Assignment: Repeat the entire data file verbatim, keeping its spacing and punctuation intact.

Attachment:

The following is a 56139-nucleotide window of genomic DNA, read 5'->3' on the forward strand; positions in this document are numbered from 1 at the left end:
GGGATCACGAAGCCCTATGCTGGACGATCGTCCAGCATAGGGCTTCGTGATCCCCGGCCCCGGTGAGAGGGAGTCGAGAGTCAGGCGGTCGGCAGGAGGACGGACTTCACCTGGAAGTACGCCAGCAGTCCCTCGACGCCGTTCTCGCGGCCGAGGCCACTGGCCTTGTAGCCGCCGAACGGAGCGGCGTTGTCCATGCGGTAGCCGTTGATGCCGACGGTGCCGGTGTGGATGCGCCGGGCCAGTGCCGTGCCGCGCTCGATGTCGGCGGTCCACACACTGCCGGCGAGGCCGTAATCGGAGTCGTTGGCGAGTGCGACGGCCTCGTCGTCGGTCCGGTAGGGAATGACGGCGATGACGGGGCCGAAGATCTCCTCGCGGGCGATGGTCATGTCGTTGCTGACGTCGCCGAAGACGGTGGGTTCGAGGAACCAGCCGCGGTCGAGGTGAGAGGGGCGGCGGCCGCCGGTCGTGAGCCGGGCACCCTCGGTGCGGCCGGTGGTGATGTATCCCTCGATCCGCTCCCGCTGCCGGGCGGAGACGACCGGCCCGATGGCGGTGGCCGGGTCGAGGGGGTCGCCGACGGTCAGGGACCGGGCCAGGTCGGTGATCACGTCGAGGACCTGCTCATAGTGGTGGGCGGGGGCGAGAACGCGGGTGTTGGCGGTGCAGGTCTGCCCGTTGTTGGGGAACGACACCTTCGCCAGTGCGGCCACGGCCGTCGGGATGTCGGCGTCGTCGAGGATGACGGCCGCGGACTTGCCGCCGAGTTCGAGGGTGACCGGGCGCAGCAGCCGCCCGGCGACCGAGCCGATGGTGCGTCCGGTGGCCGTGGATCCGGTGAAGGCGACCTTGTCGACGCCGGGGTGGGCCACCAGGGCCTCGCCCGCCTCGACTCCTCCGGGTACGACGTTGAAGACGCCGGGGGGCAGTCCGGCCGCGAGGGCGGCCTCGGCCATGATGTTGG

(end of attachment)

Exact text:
The following is a 56139-nucleotide window of genomic DNA, read 5'->3' on the forward strand; positions in this document are numbered from 1 at the left end:
GGGATCACGAAGCCCTATGCTGGACGATCGTCCAGCATAGGGCTTCGTGATCCCCGGCCCCGGTGAGAGGGAGTCGAGAGTCAGGCGGTCGGCAGGAGGACGGACTTCACCTGGAAGTACGCCAGCAGTCCCTCGACGCCGTTCTCGCGGCCGAGGCCACTGGCCTTGTAGCCGCCGAACGGAGCGGCGTTGTCCATGCGGTAGCCGTTGATGCCGACGGTGCCGGTGTGGATGCGCCGGGCCAGTGCCGTGCCGCGCTCGATGTCGGCGGTCCACACACTGCCGGCGAGGCCGTAATCGGAGTCGTTGGCGAGTGCGACGGCCTCGTCGTCGGTCCGGTAGGGAATGACGGCGATGACGGGGCCGAAGATCTCCTCGCGGGCGATGGTCATGTCGTTGCTGACGTCGCCGAAGACGGTGGGTTCGAGGAACCAGCCGCGGTCGAGGTGAGAGGGGCGGCGGCCGCCGGTCGTGAGCCGGGCACCCTCGGTGCGGCCGGTGGTGATGTATCCCTCGATCCGCTCCCGCTGCCGGGCGGAGACGACCGGCCCGATGGCGGTGGCCGGGTCGAGGGGGTCGCCGACGGTCAGGGACCGGGCCAGGTCGGTGATCACGTCGAGGACCTGCTCATAGTGGTGGGCGGGGGCGAGAACGCGGGTGTTGGCGGTGCAGGTCTGCCCGTTGTTGGGGAACGACACCTTCGCCAGTGCGGCCACGGCCGTCGGGATGTCGGCGTCGTCGAGGATGACGGCCGCGGACTTGCCGCCGAGTTCGAGGGTGACCGGGCGCAGCAGCCGCCCGGCGACCGAGCCGATGGTGCGTCCGGTGGCCGTGGATCCGGTGAAGGCGACCTTGTCGACGCCGGGGTGGGCCACCAGGGCCTCGCCCGCCTCGACTCCTCCGGGTACGACGTTGAAGACGCCGGGGGGCAGTCCGGCCGCGAGGGCGGCCTCGGCCATGATGTTGG